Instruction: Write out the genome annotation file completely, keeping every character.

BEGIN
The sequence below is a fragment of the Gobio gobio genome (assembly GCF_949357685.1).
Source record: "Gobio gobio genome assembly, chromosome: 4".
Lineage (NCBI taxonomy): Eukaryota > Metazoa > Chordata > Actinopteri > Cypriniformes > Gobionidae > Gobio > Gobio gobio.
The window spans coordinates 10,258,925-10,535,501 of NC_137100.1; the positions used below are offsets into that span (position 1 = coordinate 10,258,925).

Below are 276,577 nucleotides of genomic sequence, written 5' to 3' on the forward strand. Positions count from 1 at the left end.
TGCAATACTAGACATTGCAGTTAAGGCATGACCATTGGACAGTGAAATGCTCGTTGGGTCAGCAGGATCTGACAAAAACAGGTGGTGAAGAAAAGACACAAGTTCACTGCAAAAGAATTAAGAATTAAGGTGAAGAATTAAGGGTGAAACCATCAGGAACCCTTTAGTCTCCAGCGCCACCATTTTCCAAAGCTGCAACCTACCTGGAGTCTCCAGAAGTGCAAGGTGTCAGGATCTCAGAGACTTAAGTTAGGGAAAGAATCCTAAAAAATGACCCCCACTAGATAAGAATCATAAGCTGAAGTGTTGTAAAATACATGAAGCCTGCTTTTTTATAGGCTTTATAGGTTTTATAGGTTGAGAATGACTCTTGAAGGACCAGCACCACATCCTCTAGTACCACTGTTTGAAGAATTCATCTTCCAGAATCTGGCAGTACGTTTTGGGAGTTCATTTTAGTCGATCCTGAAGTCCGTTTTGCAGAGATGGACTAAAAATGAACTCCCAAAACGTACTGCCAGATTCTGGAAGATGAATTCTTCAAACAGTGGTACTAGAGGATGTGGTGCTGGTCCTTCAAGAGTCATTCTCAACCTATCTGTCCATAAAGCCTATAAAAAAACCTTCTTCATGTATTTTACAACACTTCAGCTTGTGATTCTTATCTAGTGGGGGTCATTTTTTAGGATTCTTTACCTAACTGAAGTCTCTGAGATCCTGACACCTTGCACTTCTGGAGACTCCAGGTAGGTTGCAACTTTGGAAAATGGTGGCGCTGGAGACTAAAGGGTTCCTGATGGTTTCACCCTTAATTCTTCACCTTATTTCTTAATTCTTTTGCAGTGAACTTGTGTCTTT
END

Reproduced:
The sequence below is a fragment of the Gobio gobio genome (assembly GCF_949357685.1).
Source record: "Gobio gobio genome assembly, chromosome: 4".
Lineage (NCBI taxonomy): Eukaryota > Metazoa > Chordata > Actinopteri > Cypriniformes > Gobionidae > Gobio > Gobio gobio.
The window spans coordinates 10,258,925-10,535,501 of NC_137100.1; the positions used below are offsets into that span (position 1 = coordinate 10,258,925).

Below are 276,577 nucleotides of genomic sequence, written 5' to 3' on the forward strand. Positions count from 1 at the left end.
TGCAATACTAGACATTGCAGTTAAGGCATGACCATTGGACAGTGAAATGCTCGTTGGGTCAGCAGGATCTGACAAAAACAGGTGGTGAAGAAAAGACACAAGTTCACTGCAAAAGAATTAAGAATTAAGGTGAAGAATTAAGGGTGAAACCATCAGGAACCCTTTAGTCTCCAGCGCCACCATTTTCCAAAGCTGCAACCTACCTGGAGTCTCCAGAAGTGCAAGGTGTCAGGATCTCAGAGACTTAAGTTAGGGAAAGAATCCTAAAAAATGACCCCCACTAGATAAGAATCATAAGCTGAAGTGTTGTAAAATACATGAAGCCTGCTTTTTTATAGGCTTTATAGGTTTTATAGGTTGAGAATGACTCTTGAAGGACCAGCACCACATCCTCTAGTACCACTGTTTGAAGAATTCATCTTCCAGAATCTGGCAGTACGTTTTGGGAGTTCATTTTAGTCGATCCTGAAGTCCGTTTTGCAGAGATGGACTAAAAATGAACTCCCAAAACGTACTGCCAGATTCTGGAAGATGAATTCTTCAAACAGTGGTACTAGAGGATGTGGTGCTGGTCCTTCAAGAGTCATTCTCAACCTATCTGTCCATAAAGCCTATAAAAAAACCTTCTTCATGTATTTTACAACACTTCAGCTTGTGATTCTTATCTAGTGGGGGTCATTTTTTAGGATTCTTTACCTAACTGAAGTCTCTGAGATCCTGACACCTTGCACTTCTGGAGACTCCAGGTAGGTTGCAACTTTGGAAAATGGTGGCGCTGGAGACTAAAGGGTTCCTGATGGTTTCACCCTTAATTCTTCACCTTATTTCTTAATTCTTTTGCAGTGAACTTGTGTCTTT